4. More free tax information for seniors. The resources page, "Products for Older Americans," provides links to an abundance of pamphlets and information. The links include access to brochures on such varied topics as Individual Retirement Accounts and Arrangements, pension and annuity income, credit for the elderly or disabled and a tax guide for seniors.
If you are not a member of AARP, the excellent resource for seniors over 50, the Products for Older Americans site links you directly to their website.
Your tax dollars are funding helpful and informative tax resources just for seniors. We sometimes forget that along with all the bad press and governmental squabbling, they are working for you. The government is stepping up and filling their duty to seniors with this tax guidance information webpage.
5. Hints for combating typical tax errors. If you prepare your own taxes, this is a must read. In the "Tips for Seniors in Preparing their Taxes" section, there is advice on figuring out how much of your Social Security benefits are taxable. Credits for the elderly or disabled are explained with direction to determine if you're eligible for the "free" money.
Credits are a great way to keep your tax bill to a minimum. Make sure, with the help of the IRS, that you get all the credits for which you are qualified.
No one wants to pay more than their due to the IRS. And one of the advantages of getting older, in addition to those senior discounts at Denny's (DENN), are the breaks on taxes. Become educated so that you can pay the lowest amount of tax, allowed by law.
The IRS really does want to make the tax filling process easier. Use these free resources to your advantage and keep your tax bill as low as possible.
For the best chance of maintaining your lifestyle in retirement, aim to contribute 15% of your salary, including any employer match, to your 401(k) or other savings account throughout your career (see What's Your Retirement Number?). Most people fall short of that benchmark. The average employee contribution to a 401(k) is 6% to 8%.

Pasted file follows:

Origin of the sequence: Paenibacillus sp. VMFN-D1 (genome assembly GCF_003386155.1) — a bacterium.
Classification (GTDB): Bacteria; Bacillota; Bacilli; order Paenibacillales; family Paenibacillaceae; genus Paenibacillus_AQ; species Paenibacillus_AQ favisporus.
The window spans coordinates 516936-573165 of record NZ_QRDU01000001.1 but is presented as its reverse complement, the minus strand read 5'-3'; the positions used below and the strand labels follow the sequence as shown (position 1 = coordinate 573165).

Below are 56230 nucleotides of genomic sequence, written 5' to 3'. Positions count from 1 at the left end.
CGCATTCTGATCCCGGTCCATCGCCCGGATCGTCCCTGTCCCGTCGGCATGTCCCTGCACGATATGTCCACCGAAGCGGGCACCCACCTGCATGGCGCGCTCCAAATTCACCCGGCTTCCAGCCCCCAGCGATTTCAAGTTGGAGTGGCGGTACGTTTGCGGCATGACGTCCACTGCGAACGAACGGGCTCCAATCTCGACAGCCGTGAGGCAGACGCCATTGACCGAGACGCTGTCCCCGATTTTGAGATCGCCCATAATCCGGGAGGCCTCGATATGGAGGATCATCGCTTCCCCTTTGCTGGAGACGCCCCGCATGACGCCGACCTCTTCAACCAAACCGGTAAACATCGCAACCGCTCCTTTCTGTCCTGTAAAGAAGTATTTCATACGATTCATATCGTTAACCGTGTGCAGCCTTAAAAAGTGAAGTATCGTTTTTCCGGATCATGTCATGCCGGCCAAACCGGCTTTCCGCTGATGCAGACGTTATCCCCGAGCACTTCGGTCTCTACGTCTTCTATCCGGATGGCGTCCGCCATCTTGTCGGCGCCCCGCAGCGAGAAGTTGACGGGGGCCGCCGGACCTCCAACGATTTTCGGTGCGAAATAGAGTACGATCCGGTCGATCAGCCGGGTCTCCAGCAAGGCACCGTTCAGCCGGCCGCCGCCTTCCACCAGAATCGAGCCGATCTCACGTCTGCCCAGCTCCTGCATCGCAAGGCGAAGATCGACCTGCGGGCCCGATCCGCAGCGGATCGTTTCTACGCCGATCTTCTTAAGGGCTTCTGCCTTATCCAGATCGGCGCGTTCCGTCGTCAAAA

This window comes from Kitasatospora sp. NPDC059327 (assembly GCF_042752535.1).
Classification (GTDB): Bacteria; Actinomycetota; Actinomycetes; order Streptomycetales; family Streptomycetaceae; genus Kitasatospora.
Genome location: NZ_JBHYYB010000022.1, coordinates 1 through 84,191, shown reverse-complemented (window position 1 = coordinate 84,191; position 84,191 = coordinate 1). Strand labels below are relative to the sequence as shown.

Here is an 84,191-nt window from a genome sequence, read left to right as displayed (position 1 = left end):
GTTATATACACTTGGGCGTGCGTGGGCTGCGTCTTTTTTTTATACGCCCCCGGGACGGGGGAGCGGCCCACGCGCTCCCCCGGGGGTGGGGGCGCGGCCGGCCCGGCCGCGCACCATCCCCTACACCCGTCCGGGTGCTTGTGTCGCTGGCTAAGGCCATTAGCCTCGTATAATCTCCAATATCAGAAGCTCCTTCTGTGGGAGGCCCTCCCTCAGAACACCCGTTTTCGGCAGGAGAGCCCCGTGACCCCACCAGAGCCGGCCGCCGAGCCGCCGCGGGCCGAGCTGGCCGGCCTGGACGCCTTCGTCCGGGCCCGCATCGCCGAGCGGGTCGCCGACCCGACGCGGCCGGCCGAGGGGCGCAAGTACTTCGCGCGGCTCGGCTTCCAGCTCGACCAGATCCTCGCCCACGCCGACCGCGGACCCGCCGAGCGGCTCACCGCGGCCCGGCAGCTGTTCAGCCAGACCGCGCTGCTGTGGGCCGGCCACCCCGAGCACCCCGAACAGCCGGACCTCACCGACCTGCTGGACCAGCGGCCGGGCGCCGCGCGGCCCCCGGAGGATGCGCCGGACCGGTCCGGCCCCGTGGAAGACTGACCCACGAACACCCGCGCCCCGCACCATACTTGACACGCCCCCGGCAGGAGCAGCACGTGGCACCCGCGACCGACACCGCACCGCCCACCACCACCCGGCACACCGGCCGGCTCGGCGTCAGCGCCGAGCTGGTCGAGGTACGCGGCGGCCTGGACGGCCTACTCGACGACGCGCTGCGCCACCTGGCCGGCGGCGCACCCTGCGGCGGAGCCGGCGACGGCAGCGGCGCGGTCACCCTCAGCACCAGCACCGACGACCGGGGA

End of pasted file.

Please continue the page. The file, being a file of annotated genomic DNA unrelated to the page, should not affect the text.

Saving 15% may seem like lifting weights at the gym for several hours. Try it anyway, says Stuart Ritter, a financial planner and vice-president of T. Rowe Price Investment Services. "Kick your contribution level up to 15% for three months. At the end of the three months, you can lower it, if necessary." But rather than dipping back to single digits, go with 10% or 12%, he says. "People find they can settle on a much higher amount than they were contributing before."
Procrastination is another risk: With each year you neglect to save, you lose an opportunity to fuel your accounts and to let compounding keep the momentum going.
So powerful is the effect of saving early that you could have less trouble catching up if you take a several-year break-say, to pay for college-than if you wait until midlife to start. At that point, says George Middleton, a financial adviser in Vancouver, Wash., "the amount of money you have to put away can be ungodly."
Still, you can make headway, especially if your kids are grown and you have fewer expenses. Say you're 55, earn $80,000 a year and have nothing saved for retirement. You put the pedal to the metal by setting aside $23,000 in your 401(k) each year for the next ten years. That $23,000 combines the annual maximum for people younger than 50 ($17,500 in 2013) plus the annual catch-up amount for people 50 and older ($5,500). If your employer matches 3% on the first 6% of pay and your investments earn an annualized 7%, you'd amass $434,700 by the time you reached 65.
For some investors, a bad case of the jitters became a bigger derailer than the recession itself (see How to Learn to Love [Stocks] Again). "People got very nervous and became more conservative, so when the market came back up, they had less of their portfolio participating in the rally," says Suzanna de Baca, vice-president of wealth strategies at Ameriprise Financial.
You can get back in (and stay in) by investing in stocks or stock mutual funds in set amounts on a regular basis. Using this strategy, known as dollar-cost averaging, you automatically buy more shares at lower prices and fewer shares at higher prices-an antidote to market-driven decisions. Once you decide on your mix of investments, use automatic rebalancing to keep it that way, advises Debbie Grose, of Lighthouse Financial Planning, in Folsom, Cal.